One of the signature attributes of the late great critic Roger Ebert was his extraordinary generosity to rising talent, often from unexpected quarters, from documentary filmmakers Errol Morris and Michael Moore to Ava DuVernay, whose debut film “I Will Follow” and Sundance director-prize-winning entry “Middle of Nowhere” he championed.
Ebert also started the ball rolling on Steve James’ “Hoop Dreams” at Sundance. James directed documentary “Life Itself” without realizing at the beginning that it would chronicle Ebert’s moving last days. He also included an interview with DuVernay, who is also in the Oscar conversation this year with her third feature, the Martin Luther King drama “Selma.”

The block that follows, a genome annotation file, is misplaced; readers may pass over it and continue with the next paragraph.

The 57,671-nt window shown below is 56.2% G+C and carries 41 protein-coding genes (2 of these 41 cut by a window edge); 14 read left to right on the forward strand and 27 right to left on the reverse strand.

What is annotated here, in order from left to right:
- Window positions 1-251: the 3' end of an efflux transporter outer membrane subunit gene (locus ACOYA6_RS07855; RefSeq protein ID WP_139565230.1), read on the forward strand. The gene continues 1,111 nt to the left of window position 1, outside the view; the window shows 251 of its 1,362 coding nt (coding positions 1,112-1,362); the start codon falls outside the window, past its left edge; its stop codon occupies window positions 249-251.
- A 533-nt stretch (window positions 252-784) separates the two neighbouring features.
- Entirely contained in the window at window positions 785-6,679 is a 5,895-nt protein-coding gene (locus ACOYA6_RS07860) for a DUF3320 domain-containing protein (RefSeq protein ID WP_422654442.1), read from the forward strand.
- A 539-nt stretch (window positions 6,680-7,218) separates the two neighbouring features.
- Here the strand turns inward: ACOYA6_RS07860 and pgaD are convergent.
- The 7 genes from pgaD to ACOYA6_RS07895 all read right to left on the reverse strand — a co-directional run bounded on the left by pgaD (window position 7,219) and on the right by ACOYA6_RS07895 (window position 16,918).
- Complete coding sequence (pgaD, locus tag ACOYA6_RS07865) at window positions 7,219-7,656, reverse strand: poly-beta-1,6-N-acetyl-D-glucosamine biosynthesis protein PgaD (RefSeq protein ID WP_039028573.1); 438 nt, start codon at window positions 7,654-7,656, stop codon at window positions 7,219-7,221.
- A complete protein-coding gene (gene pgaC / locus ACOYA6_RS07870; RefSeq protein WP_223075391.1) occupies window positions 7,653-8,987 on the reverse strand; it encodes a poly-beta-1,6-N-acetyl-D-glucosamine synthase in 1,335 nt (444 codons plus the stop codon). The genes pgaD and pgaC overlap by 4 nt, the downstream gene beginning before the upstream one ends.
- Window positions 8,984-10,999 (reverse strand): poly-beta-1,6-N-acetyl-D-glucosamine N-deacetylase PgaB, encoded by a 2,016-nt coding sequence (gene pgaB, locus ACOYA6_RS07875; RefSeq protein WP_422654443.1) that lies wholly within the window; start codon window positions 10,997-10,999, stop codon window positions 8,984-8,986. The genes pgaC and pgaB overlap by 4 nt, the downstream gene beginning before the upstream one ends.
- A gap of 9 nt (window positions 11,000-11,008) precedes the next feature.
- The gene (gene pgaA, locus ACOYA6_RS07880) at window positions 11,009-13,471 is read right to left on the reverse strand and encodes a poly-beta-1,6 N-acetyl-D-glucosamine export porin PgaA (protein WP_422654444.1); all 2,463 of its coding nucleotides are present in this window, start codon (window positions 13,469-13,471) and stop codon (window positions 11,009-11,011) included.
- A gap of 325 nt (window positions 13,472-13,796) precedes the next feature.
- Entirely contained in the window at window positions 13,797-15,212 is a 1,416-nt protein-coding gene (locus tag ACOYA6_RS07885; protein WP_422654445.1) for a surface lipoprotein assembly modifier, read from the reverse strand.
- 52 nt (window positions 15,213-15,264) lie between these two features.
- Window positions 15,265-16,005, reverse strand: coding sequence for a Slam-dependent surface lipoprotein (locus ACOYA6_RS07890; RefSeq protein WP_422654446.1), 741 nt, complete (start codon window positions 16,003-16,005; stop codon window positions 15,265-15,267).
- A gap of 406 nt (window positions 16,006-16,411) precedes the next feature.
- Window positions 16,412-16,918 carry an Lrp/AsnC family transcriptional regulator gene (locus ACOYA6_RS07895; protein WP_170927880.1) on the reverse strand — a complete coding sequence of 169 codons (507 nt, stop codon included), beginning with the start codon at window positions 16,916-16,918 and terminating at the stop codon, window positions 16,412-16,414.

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“Life Itself” is currently leading the documentary awards pack along with main rival “Citizenfour.” “Life Itself” has been named Best Documentary by the National Board of Review, New York Film Critics Online, Boston Online Film Critics Association and the Washington DC Area Film Critics Association. It was the LA Film Critics’ runner-up to “Citizenfour,” was nominated for Best Documentary by the Gotham Independent Film Awards and the PGA Awards, and is among the 15 shortlisted films vying for the Best Documentary Oscar.